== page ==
The 2015 edition of the Innovative Lawyers report, produced by the Financial Times (FT), chronicles a fascinating range of recent developments and innovations within the legal profession in Europe while weighing and ranking the work of European legal organizations. The FT special report reveals that in many ways the legal profession is changing, innovating, and competing.
Reena SenGupta, the founder of RSG Consulting, the FT’s research partner in the report, writes in an opening article that a decade ago, “law firms were enjoying double-digit growth and there was a feeling the bumper years would never end. … Skip forward to 2015 and there is a new mentality in the European legal profession. … Today, nearly all of the top 20 U.K.-originated law firms have a low-cost delivery center. … Innovation is now a value to which law firms and in-house aspire, but some lawyers still equate it to providing services more cheaply.”
In some ways the global economic crisis was a cautionary tale that compelled companies and firms to exercise greater restraint and adopt change more slowly, but in other ways it created an environment that encouraged companies and firms to take on more risk by putting immense pressure on them to do more with less. In the aftermath of the crisis, lawyers “were called on to steady business and governments.” In the aftermath of the aftermath, and in response to more-stringent post-crisis regulations, corporations are looking to lawyers for help and law firms are coming up with new and different ways to serve their clients’ interests.
For instance, in “Diverse Models,” an article on the growing diversity in the profession, Jane Croft notes, “While some firms are taking on the accountancy giants, other are finding more unorthodox ways to boost their bottom line.” On the one hand, and illustrative of what she refers to as the “march of the accountants,” Ernst & Young has hired partners from law firms like Freshfields and Addleshaw Goddard to their practices. Indeed, PricewaterhouseCoopers, which FT named the third most innovative law firm in continental Europe, has committed to building up its legal services division (see “The Reemergence of the Big Four in Law”).
On the other hand, law firms are not going silently into the night. Indeed, law firms are fighting back by hiring accountants and bolstering their expertise in areas traditionally dominated by accountants. (see “Navigating a Brave New World”). Moreover, nonlawyers account for half of the fee earners in Baker & McKenzie’s corporate tax practice. Pinsent Masons’ tax team is composed of both lawyers and accountants. Spain-based law firm Garrigues has hired economists and financial analysts to work alongside the firm’s lawyers.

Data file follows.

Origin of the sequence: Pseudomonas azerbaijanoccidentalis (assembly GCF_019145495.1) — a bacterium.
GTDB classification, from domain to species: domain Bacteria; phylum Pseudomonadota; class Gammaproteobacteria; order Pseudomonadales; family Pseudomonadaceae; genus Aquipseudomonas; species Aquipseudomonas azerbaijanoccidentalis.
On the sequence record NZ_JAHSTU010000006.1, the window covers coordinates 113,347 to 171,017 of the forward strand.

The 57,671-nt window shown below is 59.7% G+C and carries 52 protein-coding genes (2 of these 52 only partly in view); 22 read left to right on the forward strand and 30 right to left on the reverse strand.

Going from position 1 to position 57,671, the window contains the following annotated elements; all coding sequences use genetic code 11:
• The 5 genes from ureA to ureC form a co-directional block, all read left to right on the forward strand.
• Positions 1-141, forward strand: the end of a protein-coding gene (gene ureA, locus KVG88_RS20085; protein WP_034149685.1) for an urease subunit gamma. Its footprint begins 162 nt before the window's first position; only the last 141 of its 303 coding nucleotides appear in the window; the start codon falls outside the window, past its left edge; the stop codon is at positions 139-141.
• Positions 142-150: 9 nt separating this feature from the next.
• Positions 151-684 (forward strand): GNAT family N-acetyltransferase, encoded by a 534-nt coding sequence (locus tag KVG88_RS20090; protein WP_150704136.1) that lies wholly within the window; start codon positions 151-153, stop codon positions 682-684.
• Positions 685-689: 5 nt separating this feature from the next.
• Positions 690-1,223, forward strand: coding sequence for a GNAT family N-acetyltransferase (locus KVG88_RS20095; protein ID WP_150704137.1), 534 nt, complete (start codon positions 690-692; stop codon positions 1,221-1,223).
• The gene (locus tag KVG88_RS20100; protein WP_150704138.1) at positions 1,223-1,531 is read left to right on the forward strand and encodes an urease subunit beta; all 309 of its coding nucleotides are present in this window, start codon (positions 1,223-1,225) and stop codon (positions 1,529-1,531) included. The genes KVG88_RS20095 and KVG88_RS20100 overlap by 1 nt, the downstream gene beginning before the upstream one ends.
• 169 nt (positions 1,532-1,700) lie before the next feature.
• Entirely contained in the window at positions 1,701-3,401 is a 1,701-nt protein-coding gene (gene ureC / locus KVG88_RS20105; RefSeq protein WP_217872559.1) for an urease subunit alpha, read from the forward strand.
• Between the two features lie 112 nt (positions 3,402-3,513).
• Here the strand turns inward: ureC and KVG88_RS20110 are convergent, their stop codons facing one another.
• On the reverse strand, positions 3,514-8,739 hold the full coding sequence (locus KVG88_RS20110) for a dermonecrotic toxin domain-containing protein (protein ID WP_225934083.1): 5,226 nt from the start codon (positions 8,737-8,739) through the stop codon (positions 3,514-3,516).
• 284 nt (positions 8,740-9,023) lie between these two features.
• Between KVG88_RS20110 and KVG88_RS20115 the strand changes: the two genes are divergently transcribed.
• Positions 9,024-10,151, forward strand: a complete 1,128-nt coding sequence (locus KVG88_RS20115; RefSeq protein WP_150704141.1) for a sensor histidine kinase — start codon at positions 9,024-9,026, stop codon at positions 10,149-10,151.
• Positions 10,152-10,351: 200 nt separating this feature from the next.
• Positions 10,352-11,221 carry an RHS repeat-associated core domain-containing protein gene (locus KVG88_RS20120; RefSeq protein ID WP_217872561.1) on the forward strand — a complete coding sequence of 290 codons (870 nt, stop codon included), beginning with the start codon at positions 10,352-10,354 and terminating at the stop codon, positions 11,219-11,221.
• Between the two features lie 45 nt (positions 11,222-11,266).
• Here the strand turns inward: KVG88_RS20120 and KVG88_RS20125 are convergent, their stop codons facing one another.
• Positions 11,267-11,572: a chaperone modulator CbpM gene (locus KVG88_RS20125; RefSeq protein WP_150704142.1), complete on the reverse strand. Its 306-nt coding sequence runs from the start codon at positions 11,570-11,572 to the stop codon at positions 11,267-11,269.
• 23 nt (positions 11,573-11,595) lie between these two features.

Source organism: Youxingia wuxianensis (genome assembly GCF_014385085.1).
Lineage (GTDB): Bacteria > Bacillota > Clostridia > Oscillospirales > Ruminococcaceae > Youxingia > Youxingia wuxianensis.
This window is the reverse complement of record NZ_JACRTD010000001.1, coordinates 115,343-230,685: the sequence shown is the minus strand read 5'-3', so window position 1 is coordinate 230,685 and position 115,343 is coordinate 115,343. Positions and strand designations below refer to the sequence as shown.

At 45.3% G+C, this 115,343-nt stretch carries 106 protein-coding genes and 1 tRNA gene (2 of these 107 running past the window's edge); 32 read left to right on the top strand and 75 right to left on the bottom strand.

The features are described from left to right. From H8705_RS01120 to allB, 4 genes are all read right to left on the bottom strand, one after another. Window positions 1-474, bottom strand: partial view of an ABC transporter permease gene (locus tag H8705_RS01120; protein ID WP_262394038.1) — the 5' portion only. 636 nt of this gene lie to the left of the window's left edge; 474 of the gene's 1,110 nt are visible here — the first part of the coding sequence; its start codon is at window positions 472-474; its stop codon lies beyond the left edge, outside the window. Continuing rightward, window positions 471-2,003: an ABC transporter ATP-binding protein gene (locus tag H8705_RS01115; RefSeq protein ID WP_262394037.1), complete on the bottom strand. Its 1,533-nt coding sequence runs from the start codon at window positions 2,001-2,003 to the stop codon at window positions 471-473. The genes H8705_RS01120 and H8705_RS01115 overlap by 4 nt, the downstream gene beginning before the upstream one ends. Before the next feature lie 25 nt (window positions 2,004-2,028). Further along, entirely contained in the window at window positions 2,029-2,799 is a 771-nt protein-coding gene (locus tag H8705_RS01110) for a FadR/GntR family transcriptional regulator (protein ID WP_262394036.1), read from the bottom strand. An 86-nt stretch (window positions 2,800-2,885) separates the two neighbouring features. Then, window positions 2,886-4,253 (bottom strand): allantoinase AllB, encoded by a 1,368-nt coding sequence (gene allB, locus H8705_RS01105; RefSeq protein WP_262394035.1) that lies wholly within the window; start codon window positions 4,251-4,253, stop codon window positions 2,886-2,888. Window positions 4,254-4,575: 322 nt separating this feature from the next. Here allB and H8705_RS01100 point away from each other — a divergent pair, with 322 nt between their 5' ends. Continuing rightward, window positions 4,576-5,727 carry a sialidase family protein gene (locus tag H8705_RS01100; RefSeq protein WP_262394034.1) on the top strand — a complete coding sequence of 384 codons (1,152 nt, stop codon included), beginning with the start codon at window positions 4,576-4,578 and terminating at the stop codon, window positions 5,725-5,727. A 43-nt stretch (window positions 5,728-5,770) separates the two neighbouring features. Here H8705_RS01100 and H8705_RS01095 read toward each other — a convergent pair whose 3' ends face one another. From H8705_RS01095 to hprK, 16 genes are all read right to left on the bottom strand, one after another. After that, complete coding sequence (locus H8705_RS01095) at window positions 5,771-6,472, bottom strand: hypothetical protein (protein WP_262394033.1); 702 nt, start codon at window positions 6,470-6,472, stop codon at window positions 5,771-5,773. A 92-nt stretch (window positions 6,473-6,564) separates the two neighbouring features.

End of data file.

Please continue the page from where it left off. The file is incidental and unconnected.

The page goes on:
Firms are also focused on lowering costs and increasing their use of technology. Lindsay Fortado notes in the article “A Full Suite” that “despite the usual slow pace of change in the legal industry, how firms creatively and more efficiently deliver legal work has evolved as they seek competitive advantage.” With its hedge fund and private equity clients facing increased regulation starting in July 2014, Simmons & Simmons, a U.K.-based firm, created the Navigator system, a tool that provides the firm’s asset management clients with access to regularly updated advice on how to comply with fund regulations in more than 90 jurisdictions.
Leading U.K. law firms, including Allen & Overy and Herbert Smith, have opened lower-cost service centers outside of London and have started to use contract lawyers. Similarly, part of Berwin Leighton Paisner’s “integrated client service model” is to use a contract lawyer agency called Lawyers on Demand. And Eversheds recently launched a managed service arm called Eversheds Ignite (see “Navigating a Brave New World”).
Firms are also looking toward technology to take on substantive roles typically performed by lawyers. For instance, in 2014 Baker & McKenzie launched a digital tool called Global Merger Analysis Platform (GMAP), which is designed to identify the antitrust issues for any deal—something that used to take lawyers hours of (billable) time. Similarly, students at the University of Toronto were tasked with finding a useful application for IBM’s Watson, a well-known cognitive technology that has the ability to learn. The students came up with ROSS, a legal research service that provides sophisticated answers to legal questions “by sifting through huge quantities of legal documents, cases, and legislation” and can refine its responses based on experience.
Whether the multitude of changes and innovations highlighted in the FT report truly constitute progress, improvement, or advancement remains uncertain. What is certain is that the legal profession is changing—and all sides of the profession are experimenting with ways to push forward.